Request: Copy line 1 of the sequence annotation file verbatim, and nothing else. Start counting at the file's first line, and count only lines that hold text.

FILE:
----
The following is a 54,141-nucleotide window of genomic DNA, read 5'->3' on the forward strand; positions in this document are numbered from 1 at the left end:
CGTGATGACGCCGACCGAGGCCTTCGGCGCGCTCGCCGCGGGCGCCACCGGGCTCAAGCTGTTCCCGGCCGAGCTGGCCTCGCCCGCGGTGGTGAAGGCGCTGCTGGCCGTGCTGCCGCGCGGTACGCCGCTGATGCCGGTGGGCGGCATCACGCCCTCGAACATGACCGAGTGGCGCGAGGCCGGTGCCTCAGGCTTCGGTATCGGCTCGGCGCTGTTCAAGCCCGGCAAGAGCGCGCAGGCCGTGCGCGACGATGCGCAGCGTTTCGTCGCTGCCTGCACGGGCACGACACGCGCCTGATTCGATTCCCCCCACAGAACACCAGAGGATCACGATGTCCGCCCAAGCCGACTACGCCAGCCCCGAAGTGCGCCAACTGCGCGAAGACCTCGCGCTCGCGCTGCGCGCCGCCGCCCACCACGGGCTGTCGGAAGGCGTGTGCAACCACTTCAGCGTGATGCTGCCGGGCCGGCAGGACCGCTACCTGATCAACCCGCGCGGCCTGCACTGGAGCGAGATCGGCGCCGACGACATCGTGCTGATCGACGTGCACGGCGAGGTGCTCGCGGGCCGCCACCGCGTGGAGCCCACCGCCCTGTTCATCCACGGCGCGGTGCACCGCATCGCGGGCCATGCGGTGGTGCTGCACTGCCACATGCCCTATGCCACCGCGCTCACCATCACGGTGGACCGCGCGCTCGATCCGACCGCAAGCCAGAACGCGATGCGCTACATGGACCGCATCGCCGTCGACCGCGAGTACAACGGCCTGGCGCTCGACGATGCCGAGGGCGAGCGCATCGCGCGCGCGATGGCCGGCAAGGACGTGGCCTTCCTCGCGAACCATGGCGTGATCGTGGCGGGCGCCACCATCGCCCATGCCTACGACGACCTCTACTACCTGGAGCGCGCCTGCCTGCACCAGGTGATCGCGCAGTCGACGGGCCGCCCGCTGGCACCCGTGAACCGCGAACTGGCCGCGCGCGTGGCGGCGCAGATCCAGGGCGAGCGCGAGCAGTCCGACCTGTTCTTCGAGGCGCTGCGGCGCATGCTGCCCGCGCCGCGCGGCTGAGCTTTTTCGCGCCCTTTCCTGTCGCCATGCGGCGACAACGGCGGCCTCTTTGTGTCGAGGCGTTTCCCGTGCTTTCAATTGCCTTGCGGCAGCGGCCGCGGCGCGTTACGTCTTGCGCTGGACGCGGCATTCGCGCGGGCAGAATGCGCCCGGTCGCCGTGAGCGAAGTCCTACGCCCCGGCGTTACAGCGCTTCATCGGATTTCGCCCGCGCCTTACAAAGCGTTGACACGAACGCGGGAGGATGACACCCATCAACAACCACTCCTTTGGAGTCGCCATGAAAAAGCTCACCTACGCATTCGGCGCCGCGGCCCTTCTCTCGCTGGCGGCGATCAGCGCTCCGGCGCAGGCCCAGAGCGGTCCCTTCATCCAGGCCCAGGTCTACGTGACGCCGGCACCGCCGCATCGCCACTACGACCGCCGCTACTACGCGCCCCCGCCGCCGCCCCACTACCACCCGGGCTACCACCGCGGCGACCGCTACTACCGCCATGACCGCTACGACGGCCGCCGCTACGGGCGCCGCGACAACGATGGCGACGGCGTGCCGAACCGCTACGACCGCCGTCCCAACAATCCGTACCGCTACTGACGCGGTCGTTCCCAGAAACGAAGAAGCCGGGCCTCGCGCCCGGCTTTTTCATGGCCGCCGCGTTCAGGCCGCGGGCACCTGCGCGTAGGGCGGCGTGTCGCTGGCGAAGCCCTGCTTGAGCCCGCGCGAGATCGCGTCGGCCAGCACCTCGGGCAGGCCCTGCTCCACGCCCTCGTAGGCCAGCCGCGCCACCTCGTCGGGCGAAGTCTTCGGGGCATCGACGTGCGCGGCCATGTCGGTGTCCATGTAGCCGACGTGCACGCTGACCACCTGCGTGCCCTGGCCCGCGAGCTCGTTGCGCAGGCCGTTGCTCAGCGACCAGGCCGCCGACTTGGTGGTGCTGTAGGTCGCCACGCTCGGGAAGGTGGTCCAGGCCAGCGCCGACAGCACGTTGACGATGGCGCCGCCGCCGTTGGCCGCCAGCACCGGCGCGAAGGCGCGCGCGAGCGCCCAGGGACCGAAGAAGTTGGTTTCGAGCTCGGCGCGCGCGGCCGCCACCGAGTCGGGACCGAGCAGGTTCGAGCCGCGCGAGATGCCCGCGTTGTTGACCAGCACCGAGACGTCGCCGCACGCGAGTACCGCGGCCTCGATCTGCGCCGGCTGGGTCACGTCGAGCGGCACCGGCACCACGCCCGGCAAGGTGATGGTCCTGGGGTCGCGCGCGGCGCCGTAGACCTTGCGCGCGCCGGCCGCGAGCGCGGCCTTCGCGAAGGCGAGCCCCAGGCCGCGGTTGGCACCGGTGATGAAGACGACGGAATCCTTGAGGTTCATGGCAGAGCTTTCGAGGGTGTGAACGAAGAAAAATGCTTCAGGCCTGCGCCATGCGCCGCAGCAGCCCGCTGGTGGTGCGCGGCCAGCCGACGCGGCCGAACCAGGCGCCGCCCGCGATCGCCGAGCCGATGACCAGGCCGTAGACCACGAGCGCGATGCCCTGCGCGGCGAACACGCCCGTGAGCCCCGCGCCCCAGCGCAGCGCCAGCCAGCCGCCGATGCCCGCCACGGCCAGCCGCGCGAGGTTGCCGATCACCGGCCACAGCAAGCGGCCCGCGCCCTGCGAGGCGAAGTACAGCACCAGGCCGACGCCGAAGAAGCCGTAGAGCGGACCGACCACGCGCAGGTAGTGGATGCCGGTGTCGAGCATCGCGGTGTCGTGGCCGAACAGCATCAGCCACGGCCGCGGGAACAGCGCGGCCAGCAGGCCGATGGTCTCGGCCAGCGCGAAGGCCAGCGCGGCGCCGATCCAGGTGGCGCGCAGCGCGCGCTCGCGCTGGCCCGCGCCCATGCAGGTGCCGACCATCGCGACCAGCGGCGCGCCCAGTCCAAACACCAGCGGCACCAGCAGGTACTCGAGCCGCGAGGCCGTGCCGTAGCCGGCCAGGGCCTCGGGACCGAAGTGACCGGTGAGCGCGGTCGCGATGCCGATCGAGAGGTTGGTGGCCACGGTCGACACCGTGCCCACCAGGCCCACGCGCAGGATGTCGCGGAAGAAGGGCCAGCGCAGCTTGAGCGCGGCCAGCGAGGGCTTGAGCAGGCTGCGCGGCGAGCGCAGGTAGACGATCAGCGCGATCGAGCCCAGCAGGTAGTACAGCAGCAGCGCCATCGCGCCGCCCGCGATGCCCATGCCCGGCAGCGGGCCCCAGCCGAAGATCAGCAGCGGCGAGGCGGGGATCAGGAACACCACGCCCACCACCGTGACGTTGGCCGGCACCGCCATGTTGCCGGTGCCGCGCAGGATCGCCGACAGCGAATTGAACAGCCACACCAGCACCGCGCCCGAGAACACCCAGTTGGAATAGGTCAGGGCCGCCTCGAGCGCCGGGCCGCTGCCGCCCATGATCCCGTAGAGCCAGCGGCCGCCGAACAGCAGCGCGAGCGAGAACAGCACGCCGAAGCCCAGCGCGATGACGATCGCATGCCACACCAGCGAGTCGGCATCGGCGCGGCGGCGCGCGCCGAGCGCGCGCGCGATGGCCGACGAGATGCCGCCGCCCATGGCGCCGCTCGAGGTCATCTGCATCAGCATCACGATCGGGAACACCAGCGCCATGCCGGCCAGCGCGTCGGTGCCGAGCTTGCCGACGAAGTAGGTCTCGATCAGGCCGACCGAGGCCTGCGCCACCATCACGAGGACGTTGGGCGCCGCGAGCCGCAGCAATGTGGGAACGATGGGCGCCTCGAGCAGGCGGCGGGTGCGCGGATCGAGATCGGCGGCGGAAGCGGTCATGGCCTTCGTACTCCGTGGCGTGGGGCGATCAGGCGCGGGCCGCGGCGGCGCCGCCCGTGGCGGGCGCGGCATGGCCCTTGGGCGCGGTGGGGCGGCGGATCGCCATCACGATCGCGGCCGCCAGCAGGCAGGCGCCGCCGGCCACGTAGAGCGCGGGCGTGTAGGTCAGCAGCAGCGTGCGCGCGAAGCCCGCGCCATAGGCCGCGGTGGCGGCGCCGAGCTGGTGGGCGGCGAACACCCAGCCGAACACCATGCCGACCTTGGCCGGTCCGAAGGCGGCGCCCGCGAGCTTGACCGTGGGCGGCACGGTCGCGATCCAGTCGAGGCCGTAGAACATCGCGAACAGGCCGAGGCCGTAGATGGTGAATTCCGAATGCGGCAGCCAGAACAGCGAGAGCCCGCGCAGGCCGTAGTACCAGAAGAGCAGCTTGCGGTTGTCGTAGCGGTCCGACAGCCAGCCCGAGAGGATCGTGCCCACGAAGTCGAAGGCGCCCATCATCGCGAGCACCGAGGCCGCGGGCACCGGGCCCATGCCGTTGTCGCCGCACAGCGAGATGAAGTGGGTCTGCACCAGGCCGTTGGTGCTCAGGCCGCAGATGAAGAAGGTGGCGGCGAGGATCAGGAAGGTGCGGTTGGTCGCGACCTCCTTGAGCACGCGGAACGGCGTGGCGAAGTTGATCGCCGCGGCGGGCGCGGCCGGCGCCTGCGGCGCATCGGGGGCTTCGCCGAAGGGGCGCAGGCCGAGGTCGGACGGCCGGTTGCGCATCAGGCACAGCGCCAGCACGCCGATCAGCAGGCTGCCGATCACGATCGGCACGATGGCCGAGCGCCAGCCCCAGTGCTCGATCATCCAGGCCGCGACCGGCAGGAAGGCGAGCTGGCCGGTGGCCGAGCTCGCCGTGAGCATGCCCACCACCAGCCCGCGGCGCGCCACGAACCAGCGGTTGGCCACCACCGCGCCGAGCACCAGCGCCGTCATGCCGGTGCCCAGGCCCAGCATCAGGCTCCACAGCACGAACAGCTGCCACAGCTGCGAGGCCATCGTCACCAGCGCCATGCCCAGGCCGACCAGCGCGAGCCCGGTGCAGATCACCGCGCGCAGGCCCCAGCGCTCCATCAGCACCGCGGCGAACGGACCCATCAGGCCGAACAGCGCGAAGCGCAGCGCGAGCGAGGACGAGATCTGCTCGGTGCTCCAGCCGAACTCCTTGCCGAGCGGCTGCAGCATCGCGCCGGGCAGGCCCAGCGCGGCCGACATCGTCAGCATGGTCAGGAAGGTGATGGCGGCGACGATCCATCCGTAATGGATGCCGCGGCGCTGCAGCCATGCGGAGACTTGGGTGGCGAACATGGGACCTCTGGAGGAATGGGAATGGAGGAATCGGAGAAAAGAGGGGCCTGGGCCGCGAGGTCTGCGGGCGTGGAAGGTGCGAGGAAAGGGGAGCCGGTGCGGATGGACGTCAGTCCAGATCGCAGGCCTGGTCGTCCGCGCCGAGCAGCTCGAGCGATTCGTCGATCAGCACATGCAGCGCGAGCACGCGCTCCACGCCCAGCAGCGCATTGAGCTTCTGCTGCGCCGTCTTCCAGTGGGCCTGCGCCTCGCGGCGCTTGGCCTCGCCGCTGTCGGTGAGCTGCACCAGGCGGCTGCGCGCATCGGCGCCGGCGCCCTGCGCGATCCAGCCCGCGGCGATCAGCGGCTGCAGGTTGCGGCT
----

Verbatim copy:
The following is a 54,141-nucleotide window of genomic DNA, read 5'->3' on the forward strand; positions in this document are numbered from 1 at the left end: